An ex-wife in Argentina sought to implant embryos created with her ex-husband and placed in frozen storage prior to their divorce. The ex-husband argued that the implantation woud be against his wishes and force him into being a father. The trial level court and appellate level court both ruled that life is created at conception and allowed the now ex-wife to proceed with the implantation.
A state representative of New Hampshire, who recently voiced his support for Rick Perry, has made statements against same-sex adoption and accussed the state of baby selling when it permitted same-sex couples to adopt. See here.
Depression and sadness have been recently reported in a Canadian surrogacy study.
I would be interested in the results of a similar study conducted in the United States in states that legalize commercial surrogacy. The Canadian surrogates likely assisted intended couples for altruistic reasons only as they were not permitted any financial assistance. For this reason, Canadian surrogates tend to select close relatives and friends that might then interact with the child after birth.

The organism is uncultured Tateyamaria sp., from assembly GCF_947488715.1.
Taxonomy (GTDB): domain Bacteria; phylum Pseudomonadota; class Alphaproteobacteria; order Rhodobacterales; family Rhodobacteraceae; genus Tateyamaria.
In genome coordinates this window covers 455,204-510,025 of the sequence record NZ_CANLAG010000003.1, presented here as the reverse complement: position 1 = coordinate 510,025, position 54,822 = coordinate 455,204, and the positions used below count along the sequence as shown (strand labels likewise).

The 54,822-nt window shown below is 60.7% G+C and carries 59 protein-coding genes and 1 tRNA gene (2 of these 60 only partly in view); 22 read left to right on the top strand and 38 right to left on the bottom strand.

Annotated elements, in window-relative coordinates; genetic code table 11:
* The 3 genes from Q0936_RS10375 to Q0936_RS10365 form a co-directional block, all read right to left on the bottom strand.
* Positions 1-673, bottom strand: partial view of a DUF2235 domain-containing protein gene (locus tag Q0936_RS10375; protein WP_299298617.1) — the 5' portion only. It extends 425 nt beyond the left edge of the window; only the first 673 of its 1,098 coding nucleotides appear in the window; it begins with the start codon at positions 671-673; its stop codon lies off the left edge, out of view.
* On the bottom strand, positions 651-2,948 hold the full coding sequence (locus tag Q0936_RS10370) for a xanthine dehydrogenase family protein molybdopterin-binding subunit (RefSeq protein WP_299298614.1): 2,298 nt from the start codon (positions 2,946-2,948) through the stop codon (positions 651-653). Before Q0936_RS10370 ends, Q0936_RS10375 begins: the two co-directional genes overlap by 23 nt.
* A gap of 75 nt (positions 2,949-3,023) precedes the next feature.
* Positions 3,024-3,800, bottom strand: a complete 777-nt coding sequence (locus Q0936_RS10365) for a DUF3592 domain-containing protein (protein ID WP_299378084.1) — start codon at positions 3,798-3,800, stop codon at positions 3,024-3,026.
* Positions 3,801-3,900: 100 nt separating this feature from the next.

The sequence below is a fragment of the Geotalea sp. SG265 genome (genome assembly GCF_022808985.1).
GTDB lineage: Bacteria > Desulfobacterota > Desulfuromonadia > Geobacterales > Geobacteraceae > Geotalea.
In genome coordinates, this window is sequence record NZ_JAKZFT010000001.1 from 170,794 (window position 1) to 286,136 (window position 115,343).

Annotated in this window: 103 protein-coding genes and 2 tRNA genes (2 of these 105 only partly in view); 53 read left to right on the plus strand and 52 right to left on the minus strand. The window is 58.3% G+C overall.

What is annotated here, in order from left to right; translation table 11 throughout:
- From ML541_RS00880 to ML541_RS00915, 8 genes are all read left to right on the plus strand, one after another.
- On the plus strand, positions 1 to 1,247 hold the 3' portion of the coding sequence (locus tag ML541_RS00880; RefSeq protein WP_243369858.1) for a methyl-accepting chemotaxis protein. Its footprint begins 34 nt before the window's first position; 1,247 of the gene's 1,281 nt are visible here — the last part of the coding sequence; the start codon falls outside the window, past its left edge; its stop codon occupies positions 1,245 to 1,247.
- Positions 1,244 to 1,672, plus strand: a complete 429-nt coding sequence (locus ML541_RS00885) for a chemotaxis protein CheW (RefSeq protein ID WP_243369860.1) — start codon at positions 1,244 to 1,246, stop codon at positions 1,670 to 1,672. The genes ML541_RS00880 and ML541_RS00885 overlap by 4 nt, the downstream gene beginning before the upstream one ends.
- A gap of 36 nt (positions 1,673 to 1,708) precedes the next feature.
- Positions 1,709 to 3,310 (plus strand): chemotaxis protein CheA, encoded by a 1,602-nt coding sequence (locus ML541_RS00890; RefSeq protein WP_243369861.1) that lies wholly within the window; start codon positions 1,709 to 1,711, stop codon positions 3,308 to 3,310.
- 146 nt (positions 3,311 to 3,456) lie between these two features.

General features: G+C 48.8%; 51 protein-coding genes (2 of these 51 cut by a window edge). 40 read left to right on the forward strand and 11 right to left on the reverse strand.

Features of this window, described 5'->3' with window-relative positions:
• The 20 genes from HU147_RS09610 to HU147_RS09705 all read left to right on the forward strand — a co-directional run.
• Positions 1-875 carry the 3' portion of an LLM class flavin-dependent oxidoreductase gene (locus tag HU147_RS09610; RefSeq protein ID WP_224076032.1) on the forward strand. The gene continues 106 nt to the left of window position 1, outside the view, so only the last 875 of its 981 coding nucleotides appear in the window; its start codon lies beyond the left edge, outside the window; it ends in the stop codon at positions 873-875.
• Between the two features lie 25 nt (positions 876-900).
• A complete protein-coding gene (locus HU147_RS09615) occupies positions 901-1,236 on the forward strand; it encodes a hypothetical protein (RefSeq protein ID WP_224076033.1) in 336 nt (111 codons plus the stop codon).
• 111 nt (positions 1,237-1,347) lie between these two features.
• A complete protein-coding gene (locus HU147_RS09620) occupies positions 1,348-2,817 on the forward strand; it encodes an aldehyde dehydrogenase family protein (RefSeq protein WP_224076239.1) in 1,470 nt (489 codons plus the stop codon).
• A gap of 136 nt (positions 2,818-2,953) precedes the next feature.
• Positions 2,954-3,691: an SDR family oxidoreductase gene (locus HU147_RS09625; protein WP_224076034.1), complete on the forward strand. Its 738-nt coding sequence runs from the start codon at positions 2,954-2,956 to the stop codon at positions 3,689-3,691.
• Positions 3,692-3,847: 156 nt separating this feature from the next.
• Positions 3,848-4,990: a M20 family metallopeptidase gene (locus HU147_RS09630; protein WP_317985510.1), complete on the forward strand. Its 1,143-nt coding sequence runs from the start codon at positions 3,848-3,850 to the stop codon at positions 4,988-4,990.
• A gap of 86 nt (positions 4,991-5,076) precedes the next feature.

Within the United States, surrogates tend to assist intended unrelated families in states that permit commercial surrogacy. The United States model in states permitting commercial surrogacy may lead to a better mental outcome for the surrogate. I would be curious to see if the depression reported in the Canadian study was caused by the process itself or the interactions between the surrogate and child. Interactions between surrogate and child are more likely to occur in altruistic unpaid surrogate cases versus paid surrogacy cases.
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